Another reminder that anyone expecting fantasy, myth, etc., like the original trilogy had, should expect another paint-by-numbers action / sci-fi flick from J.J. Abrams, like the Star Trek reboots.

    Also LOL at how lightsaber-y the new poster is, not unlike the one for Revenge of the Sith. They should just drop the pretense and start marketing this as That Movie with the Lightsabers: Part 7.

    Liked by 1 person

  3. peterike2 says:

    A very entertaining run through of a lot of bad posters. I’ve enjoyed the trailers for the upcoming film, though I’m leery of the oh-so-progressive requirement of the black hero and grllll power heroine. And do we have an inter-racial romance in the works? My money says yes.

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    • JV says:

      Wasn’t Princess Leia an action-heroine, too? As for the black guy, why the hell not? Were you also leery of Billy Dee Williams as Lando?

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  4. Warren Sikes says:

    A bit of a digression, but since I haven’t seen anyone else mention this, I’ll post it here…

    The thing that struck such a bad note with me in the new the new Star Wars trailer is, near the end, when that whispery female voice that’s meant to sound serene but feels a little foul says, “The force is calling to you…just let it in.”

    Passivity, the obliteration of volition. The force is not something that’s a part of your inner being that you can access (“Use the force, Luke”) but something that invades you from the outside.

    Why wasn’t the line “The force is calling to you…just listen.”? Which might connote active participation, heeding the call to adventure.

    Is the coded message, “Just lay back and think of Disney?”

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    • agnostic says:

      That sounds more like a spirit possession religion. In the West it manifests as obsession with being touched / moved / overtaken by the Holy Spirit, a la Pentecostalism.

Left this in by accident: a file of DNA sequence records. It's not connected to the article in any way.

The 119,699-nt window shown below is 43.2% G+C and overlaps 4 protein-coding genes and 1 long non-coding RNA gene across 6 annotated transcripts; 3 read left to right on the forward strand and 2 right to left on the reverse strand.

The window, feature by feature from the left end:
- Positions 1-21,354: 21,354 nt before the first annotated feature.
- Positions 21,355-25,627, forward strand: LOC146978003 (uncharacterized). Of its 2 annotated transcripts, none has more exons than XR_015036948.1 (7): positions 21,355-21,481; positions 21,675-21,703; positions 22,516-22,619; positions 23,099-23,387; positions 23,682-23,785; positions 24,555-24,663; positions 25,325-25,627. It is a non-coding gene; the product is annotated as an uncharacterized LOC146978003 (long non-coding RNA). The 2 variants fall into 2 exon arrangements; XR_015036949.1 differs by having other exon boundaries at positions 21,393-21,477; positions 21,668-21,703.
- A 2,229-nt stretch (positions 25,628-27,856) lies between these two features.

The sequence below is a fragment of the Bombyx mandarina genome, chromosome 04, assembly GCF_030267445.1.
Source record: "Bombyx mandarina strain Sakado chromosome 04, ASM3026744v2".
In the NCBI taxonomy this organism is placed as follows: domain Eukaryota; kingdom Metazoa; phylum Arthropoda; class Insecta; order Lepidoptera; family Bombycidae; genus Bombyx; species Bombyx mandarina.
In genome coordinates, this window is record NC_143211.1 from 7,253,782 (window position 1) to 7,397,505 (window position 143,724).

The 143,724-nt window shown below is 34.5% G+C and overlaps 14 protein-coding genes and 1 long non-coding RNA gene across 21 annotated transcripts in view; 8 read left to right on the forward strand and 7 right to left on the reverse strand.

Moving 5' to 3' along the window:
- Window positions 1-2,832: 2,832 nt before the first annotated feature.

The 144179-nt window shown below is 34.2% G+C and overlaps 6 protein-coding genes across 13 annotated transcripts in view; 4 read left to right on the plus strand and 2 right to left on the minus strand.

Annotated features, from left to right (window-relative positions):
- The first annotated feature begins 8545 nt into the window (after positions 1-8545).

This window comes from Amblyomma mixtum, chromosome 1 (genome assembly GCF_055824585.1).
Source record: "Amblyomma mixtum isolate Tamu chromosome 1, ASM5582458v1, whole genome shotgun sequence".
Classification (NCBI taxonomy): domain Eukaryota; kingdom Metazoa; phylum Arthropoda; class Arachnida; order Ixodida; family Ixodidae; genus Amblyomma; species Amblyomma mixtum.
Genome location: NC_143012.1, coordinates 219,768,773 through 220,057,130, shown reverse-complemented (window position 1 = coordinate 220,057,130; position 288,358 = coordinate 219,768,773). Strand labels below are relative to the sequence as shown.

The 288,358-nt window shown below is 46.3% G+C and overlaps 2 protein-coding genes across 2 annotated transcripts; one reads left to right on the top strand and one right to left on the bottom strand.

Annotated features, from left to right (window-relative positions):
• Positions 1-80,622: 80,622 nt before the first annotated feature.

Maybe the writers are trying to tap into contempo religious mores, which were not very mainstream in Western Christianity back in 1977.

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  5. j says:

    An epic story has to connect with the Jungian themes like spirit possession. The Dybbuk may be with you.

    Regarding the increasing complexity of the posters, you may attribute it to (1) the Flynn effect, (2) the saturated media environment the new generation of public grew up, (3) the much improved graphic technology and possibilities. I wonder how may look the Empire’s flag.

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  6. anonymousse says:

    As a general observation: the problem with the newer posters (Attack of the Clones, the Phantom Menace) is that there is no overwatching presence. In the earlier posters, the characters-even the main characters-are small. The whole image is of small humans trying to persevere against BIG forces (the empire, Darth Vader). Kind of like WWII overhanging everything-this grand historical event that people are just trying to survive, understand, and do their best in. Even the original Star Wars poster, with the heroic Luke and sexy Leia: two small figures: the universe (the Empire) and Vader are the looming presence, and thus the frame, of the story.

    The modern posters say ‘people people celebrities!!!’ The big events are either not there at all (Attack of the Clones) or obscured (The Phantom Menace-you have to look twice to even see Darth Maul). The Attack of the Clones, by enlarging the two leads’ images, makes the movie look like a space romance-The Blue Lagoon in space (maybe it was-I never saw it). And the Revenge of the Sith draws your eye to two shaggy-haired blonde guys-no sense of grand historical events at all. The Force Awakens? Same thing. I just see a kick-ass teenage girl story (the Hunger Games redux), with a few other random characters/swordfights/laser beams thrown in. No sense of a sweeping epic.

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  7. Kevin O'Keeffe says:

    “That image of Ridley is, I suppose, the chief thing to which your eye is drawn, but it’s not highlighted or emphasized in a manner that would encourage you to linger on it.”

    Until you drew my attention to her presence on that poster, I never noticed she was even there. It seems odd in retrospect, but there are so many other details included in that poster, I simply never noticed her. Which may help to explain why I didn’t realize the principal character in the film was a woman, until the day before yesterday.